With treatment, a much larger percentage of damaged axons healed, compared to those without treatment, their research showed. As predicted, the immediate treatment resulted in the fewest number of damaged axons. Surprisingly, delayed treatment resulted in the highest percentage of axons that healed from their injury. For both treatments (immediate and delayed), damage did not spread as much to undamaged axons.

Chelsea Pernici

“Most brain injuries cause damage to just a few axons,” said Dr. Murray, a Louisiana Tech associate professor. “These few axons cannot be seen on MRIs and CT scans. So, most TBI patients are sent home with the hope that they will get better over time. However, even a few damaged axons can disrupt communication in the brain and affect neurological function.”

Dr. Murray developed an improved GRIN lens system to see more details of brain cells. Her team also designed 3D-printed hardware to help them find the exact same cells for each imaging session. This allowed the team to find and evaluate the same injured axons over several weeks post-injury.

“The novel fluorescence imaging method using GRIN lenses allows researchers to study brain cells in both time and space, offering a unique opportunity to better understand the effect of drugs on brain structure over time,” said Dr. Pernici, a doctoral student. “It’s exciting to see that although axons become damaged after TBI, the injury can resolve and, with this method, we can better understand that timescale.”

No drug is on the market that is clinically used to prevent axon injury. The current results add evidence to support continued investigation of minocycline for TBI treatment.

“This study provides hope that we can use minocycline effectively if the drug can be taken early in the process and not given long-term. This could help reduce the inflammation, and thus some of the permanent damage caused by brain injury,” Dr. Murray said.

The team plans to continue its research by pairing minocycline with another drug to see if this early damage can be reduced further. If successful, this could greatly lessen the chances of memory loss and emotional problems for people suffering a TBI, Dr. Murray added.

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NOTE: Photos available upon request.

About the UArizona College of Medicine – Phoenix
Founded in 2007, the University of Arizona College of Medicine – Phoenix inspires and trains exemplary physicians, scientists and leaders to optimize health and health care in Arizona and beyond. By cultivating collaborative research locally and globally, the college accelerates discovery in a number of critical areas — including cancer, stroke, traumatic brain injury and cardiovascular disease. Championed as a student-centric campus, the college has graduated 500 physicians, all of whom received exceptional training from nine clinical partners and 1,800 diverse faculty members. As the anchor to the Phoenix Biomedical Campus, which is projected to have an economic impact of $3.1 billion by 2025, the college prides itself on engaging with the community, fostering education, inclusion, access and advocacy. For more information, please visit phoenixmed.arizona.edu (Follow us: Facebook | Twitter | YouTube | LinkedIn | Instagram).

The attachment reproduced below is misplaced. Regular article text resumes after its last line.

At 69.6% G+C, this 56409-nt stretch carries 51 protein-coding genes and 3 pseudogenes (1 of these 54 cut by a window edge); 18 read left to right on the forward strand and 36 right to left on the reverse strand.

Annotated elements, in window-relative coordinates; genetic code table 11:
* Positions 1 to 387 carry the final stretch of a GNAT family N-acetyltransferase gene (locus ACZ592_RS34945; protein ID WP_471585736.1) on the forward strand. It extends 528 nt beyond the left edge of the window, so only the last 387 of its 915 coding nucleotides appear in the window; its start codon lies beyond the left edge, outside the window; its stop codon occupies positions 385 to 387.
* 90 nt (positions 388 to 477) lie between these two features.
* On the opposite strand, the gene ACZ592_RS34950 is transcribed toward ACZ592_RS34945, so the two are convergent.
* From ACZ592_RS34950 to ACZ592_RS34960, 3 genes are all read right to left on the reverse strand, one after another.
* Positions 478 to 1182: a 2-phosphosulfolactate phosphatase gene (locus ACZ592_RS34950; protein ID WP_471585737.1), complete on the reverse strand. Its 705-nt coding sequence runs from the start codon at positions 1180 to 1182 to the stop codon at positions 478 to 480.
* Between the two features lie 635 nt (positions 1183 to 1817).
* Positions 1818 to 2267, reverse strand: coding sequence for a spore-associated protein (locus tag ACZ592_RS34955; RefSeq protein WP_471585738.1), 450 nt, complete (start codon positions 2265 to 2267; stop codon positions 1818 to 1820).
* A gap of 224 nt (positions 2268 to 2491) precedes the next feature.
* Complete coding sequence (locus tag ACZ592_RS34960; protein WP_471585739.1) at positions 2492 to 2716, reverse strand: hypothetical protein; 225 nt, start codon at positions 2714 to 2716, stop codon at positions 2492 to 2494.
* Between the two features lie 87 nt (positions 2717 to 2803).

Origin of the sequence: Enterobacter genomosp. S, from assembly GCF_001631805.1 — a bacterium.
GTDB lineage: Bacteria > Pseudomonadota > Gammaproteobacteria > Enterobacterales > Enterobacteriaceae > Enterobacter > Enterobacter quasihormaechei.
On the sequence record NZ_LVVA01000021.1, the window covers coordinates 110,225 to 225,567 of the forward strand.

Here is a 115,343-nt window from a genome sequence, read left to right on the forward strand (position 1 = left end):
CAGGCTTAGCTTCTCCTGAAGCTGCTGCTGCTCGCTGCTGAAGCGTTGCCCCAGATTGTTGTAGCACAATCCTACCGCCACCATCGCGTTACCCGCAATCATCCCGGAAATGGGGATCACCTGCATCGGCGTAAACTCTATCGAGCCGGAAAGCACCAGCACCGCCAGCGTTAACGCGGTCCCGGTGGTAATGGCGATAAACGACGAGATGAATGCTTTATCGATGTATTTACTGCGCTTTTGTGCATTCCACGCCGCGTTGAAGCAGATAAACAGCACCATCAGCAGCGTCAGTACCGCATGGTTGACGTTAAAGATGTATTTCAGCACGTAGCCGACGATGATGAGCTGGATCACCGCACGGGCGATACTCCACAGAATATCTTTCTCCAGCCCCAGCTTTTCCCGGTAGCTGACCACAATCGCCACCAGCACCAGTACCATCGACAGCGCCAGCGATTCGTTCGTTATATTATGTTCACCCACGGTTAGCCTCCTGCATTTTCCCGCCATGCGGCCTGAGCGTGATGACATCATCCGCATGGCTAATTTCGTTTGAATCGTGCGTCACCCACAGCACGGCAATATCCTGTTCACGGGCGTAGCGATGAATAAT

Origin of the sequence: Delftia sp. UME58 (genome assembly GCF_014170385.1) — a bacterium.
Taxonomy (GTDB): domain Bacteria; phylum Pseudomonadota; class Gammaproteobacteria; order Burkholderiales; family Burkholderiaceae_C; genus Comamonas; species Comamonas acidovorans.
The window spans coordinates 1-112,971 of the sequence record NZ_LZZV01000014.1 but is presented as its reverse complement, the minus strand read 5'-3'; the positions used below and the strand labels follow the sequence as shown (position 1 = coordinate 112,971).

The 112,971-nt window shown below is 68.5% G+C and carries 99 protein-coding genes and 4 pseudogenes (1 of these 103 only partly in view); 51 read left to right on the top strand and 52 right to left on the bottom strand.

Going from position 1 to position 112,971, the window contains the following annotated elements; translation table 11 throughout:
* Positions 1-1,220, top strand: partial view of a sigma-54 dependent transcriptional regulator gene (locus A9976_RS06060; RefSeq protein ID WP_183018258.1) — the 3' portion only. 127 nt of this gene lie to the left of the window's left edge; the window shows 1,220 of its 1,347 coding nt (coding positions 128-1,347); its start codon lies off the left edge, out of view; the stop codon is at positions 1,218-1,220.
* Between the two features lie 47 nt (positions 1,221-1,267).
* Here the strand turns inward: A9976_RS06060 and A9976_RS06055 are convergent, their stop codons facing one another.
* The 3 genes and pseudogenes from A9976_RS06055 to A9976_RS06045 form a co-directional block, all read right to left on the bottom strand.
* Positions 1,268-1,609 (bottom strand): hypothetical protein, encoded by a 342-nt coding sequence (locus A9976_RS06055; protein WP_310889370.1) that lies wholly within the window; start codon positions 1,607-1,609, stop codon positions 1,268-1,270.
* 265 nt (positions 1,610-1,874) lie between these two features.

About the University of Arizona Health Sciences
The University of Arizona Health Sciences is the statewide leader in biomedical research and health professions training. UArizona Health Sciences includes the Colleges of Medicine (Tucson and Phoenix), Nursing, Pharmacy, and the Mel and Enid Zuckerman College of Public Health, with main campus locations in Tucson and the Phoenix Biomedical Campus in downtown Phoenix. From these vantage points, Health Sciences reaches across the state of Arizona, the greater Southwest and around the world to provide next-generation education, research and outreach. A major economic engine, Health Sciences employs nearly 5,000 people, has approximately 4,000 students and 900 faculty members, and garners $200 million in research grants and contracts annually. For more information: uahs.arizona.edu (Follow us: Facebook | Twitter | YouTube | LinkedIn | Instagram).